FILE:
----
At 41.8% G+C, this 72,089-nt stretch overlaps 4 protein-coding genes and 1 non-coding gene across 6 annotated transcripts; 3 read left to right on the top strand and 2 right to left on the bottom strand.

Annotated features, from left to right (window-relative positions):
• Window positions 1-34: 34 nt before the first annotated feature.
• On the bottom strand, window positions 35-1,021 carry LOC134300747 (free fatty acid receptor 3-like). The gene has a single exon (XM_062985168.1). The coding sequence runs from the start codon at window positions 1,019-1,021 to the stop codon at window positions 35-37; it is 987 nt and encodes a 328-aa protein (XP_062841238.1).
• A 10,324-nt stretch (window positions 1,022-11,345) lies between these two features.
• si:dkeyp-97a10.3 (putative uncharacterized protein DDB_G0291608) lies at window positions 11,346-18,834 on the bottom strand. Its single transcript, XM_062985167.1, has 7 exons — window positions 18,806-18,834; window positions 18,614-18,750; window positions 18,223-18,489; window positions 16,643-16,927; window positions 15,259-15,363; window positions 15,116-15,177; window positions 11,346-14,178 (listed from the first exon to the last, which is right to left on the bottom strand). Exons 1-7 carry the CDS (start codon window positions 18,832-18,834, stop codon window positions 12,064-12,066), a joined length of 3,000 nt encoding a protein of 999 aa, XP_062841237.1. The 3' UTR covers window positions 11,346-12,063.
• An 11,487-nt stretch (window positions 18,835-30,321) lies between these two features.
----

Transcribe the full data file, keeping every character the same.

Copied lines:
At 41.8% G+C, this 72,089-nt stretch overlaps 4 protein-coding genes and 1 non-coding gene across 6 annotated transcripts; 3 read left to right on the top strand and 2 right to left on the bottom strand.

Annotated features, from left to right (window-relative positions):
• Window positions 1-34: 34 nt before the first annotated feature.
• On the bottom strand, window positions 35-1,021 carry LOC134300747 (free fatty acid receptor 3-like). The gene has a single exon (XM_062985168.1). The coding sequence runs from the start codon at window positions 1,019-1,021 to the stop codon at window positions 35-37; it is 987 nt and encodes a 328-aa protein (XP_062841238.1).
• A 10,324-nt stretch (window positions 1,022-11,345) lies between these two features.
• si:dkeyp-97a10.3 (putative uncharacterized protein DDB_G0291608) lies at window positions 11,346-18,834 on the bottom strand. Its single transcript, XM_062985167.1, has 7 exons — window positions 18,806-18,834; window positions 18,614-18,750; window positions 18,223-18,489; window positions 16,643-16,927; window positions 15,259-15,363; window positions 15,116-15,177; window positions 11,346-14,178 (listed from the first exon to the last, which is right to left on the bottom strand). Exons 1-7 carry the CDS (start codon window positions 18,832-18,834, stop codon window positions 12,064-12,066), a joined length of 3,000 nt encoding a protein of 999 aa, XP_062841237.1. The 3' UTR covers window positions 11,346-12,063.
• An 11,487-nt stretch (window positions 18,835-30,321) lies between these two features.